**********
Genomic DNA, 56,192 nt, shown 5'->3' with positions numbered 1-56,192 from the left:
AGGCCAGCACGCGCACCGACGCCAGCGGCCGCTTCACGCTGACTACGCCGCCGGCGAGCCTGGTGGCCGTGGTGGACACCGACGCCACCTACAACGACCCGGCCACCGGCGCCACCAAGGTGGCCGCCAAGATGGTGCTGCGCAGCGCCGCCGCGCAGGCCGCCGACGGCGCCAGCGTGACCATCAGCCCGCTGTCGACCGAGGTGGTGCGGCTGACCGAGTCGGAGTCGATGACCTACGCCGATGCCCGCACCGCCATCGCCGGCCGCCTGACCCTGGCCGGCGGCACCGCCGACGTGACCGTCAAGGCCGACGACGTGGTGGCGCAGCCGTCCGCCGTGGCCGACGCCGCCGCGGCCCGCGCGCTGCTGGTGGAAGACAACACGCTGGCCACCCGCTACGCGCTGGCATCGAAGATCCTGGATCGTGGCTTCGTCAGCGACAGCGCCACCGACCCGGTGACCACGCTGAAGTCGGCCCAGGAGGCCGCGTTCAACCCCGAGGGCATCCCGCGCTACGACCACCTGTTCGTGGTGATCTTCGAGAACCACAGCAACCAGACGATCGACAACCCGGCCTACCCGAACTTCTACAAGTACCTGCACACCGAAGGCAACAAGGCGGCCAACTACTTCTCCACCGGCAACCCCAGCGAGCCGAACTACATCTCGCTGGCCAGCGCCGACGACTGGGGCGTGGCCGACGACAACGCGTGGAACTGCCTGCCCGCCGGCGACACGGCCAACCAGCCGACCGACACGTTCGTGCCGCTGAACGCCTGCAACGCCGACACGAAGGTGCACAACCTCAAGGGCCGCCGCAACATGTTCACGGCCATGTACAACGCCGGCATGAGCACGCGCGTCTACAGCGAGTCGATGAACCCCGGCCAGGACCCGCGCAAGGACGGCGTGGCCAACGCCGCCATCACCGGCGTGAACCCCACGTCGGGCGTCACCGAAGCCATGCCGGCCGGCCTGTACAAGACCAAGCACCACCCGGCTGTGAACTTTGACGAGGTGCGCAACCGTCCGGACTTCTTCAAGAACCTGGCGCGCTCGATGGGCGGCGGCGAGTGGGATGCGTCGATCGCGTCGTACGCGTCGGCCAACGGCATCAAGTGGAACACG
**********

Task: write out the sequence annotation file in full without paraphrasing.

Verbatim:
Genomic DNA, 56,192 nt, shown 5'->3' with positions numbered 1-56,192 from the left:
AGGCCAGCACGCGCACCGACGCCAGCGGCCGCTTCACGCTGACTACGCCGCCGGCGAGCCTGGTGGCCGTGGTGGACACCGACGCCACCTACAACGACCCGGCCACCGGCGCCACCAAGGTGGCCGCCAAGATGGTGCTGCGCAGCGCCGCCGCGCAGGCCGCCGACGGCGCCAGCGTGACCATCAGCCCGCTGTCGACCGAGGTGGTGCGGCTGACCGAGTCGGAGTCGATGACCTACGCCGATGCCCGCACCGCCATCGCCGGCCGCCTGACCCTGGCCGGCGGCACCGCCGACGTGACCGTCAAGGCCGACGACGTGGTGGCGCAGCCGTCCGCCGTGGCCGACGCCGCCGCGGCCCGCGCGCTGCTGGTGGAAGACAACACGCTGGCCACCCGCTACGCGCTGGCATCGAAGATCCTGGATCGTGGCTTCGTCAGCGACAGCGCCACCGACCCGGTGACCACGCTGAAGTCGGCCCAGGAGGCCGCGTTCAACCCCGAGGGCATCCCGCGCTACGACCACCTGTTCGTGGTGATCTTCGAGAACCACAGCAACCAGACGATCGACAACCCGGCCTACCCGAACTTCTACAAGTACCTGCACACCGAAGGCAACAAGGCGGCCAACTACTTCTCCACCGGCAACCCCAGCGAGCCGAACTACATCTCGCTGGCCAGCGCCGACGACTGGGGCGTGGCCGACGACAACGCGTGGAACTGCCTGCCCGCCGGCGACACGGCCAACCAGCCGACCGACACGTTCGTGCCGCTGAACGCCTGCAACGCCGACACGAAGGTGCACAACCTCAAGGGCCGCCGCAACATGTTCACGGCCATGTACAACGCCGGCATGAGCACGCGCGTCTACAGCGAGTCGATGAACCCCGGCCAGGACCCGCGCAAGGACGGCGTGGCCAACGCCGCCATCACCGGCGTGAACCCCACGTCGGGCGTCACCGAAGCCATGCCGGCCGGCCTGTACAAGACCAAGCACCACCCGGCTGTGAACTTTGACGAGGTGCGCAACCGTCCGGACTTCTTCAAGAACCTGGCGCGCTCGATGGGCGGCGGCGAGTGGGATGCGTCGATCGCGTCGTACGCGTCGGCCAACGGCATCAAGTGGAACACG